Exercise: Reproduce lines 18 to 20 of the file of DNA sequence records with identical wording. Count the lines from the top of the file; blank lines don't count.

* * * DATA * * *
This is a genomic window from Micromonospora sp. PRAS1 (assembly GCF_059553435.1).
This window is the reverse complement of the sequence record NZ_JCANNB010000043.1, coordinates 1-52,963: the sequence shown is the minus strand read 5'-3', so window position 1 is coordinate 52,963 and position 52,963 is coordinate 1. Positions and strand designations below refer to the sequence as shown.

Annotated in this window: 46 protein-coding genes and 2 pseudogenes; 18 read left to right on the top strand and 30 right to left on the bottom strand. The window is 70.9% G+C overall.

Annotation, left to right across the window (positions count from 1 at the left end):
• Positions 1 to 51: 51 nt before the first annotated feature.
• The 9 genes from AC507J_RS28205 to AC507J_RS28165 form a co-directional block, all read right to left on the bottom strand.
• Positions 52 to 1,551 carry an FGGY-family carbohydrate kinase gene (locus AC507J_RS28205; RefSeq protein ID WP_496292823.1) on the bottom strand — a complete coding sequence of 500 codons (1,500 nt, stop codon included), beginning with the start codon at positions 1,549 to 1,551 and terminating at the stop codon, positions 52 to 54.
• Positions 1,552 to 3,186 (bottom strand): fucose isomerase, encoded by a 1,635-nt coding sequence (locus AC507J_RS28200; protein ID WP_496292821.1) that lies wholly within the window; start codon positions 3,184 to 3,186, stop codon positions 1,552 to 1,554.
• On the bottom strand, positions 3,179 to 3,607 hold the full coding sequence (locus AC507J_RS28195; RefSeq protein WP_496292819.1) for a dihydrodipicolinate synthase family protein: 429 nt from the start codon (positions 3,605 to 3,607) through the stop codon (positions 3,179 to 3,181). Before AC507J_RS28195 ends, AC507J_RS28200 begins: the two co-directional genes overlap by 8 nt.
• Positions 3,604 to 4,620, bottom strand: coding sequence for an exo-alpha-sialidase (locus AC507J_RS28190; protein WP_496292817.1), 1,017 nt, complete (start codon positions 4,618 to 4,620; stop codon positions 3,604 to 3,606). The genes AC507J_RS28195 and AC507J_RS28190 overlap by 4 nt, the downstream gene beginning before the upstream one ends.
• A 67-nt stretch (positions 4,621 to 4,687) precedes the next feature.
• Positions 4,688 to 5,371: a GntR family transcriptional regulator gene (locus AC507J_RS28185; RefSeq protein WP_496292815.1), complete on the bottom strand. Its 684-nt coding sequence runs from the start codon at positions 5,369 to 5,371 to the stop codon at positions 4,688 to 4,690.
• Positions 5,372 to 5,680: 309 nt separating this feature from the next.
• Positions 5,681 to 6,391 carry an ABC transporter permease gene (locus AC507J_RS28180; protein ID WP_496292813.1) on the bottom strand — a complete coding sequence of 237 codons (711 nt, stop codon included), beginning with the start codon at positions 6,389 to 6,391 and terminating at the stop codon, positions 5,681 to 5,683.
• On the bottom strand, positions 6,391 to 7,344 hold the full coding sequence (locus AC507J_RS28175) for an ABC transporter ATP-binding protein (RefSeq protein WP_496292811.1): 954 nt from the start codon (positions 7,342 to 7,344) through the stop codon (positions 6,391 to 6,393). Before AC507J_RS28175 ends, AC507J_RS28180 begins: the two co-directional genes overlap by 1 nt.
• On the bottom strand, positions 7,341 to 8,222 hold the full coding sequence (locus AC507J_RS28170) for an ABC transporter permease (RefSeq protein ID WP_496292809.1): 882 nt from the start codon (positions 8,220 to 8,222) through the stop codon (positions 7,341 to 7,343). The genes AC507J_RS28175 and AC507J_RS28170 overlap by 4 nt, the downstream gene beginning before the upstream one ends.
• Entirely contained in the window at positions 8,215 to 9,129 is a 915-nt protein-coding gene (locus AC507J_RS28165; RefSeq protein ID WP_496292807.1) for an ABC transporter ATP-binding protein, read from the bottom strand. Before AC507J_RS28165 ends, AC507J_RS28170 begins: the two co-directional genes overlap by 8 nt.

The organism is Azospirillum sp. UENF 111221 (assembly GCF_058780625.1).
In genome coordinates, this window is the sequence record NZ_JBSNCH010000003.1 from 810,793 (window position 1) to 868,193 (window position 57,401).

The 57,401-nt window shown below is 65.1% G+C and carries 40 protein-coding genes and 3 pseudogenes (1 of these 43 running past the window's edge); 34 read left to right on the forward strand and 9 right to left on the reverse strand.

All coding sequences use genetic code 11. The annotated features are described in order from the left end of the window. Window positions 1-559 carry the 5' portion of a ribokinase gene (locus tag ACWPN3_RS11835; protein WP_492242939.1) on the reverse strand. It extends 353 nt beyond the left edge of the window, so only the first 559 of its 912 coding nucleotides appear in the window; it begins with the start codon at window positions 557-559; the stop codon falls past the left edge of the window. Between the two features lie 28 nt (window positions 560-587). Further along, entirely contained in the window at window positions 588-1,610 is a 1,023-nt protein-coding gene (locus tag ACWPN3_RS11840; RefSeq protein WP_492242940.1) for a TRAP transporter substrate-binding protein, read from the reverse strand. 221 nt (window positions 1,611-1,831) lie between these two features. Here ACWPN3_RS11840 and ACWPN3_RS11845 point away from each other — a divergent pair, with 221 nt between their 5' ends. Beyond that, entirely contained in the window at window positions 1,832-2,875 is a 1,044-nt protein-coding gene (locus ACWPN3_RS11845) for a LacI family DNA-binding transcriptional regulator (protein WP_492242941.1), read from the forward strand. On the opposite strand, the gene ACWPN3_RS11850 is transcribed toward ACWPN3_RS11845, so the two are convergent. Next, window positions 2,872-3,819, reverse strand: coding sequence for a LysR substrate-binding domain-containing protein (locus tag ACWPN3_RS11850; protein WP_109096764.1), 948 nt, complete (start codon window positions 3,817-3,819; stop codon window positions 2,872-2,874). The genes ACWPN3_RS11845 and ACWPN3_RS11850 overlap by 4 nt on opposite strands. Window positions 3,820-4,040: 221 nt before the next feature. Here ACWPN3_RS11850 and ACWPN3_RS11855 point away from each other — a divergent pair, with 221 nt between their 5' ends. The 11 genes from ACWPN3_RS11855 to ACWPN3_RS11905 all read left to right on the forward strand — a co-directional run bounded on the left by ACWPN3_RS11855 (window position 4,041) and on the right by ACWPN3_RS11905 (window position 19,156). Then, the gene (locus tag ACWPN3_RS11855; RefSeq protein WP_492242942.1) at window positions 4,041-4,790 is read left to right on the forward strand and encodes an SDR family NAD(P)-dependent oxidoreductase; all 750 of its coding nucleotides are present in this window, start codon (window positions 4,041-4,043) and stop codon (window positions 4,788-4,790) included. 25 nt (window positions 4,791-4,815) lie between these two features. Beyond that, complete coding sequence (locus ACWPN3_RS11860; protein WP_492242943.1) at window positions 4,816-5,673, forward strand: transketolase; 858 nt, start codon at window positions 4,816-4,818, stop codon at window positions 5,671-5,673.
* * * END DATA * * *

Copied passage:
The organism is Azospirillum sp. UENF 111221 (assembly GCF_058780625.1).
In genome coordinates, this window is the sequence record NZ_JBSNCH010000003.1 from 810,793 (window position 1) to 868,193 (window position 57,401).

The 57,401-nt window shown below is 65.1% G+C and carries 40 protein-coding genes and 3 pseudogenes (1 of these 43 running past the window's edge); 34 read left to right on the forward strand and 9 right to left on the reverse strand.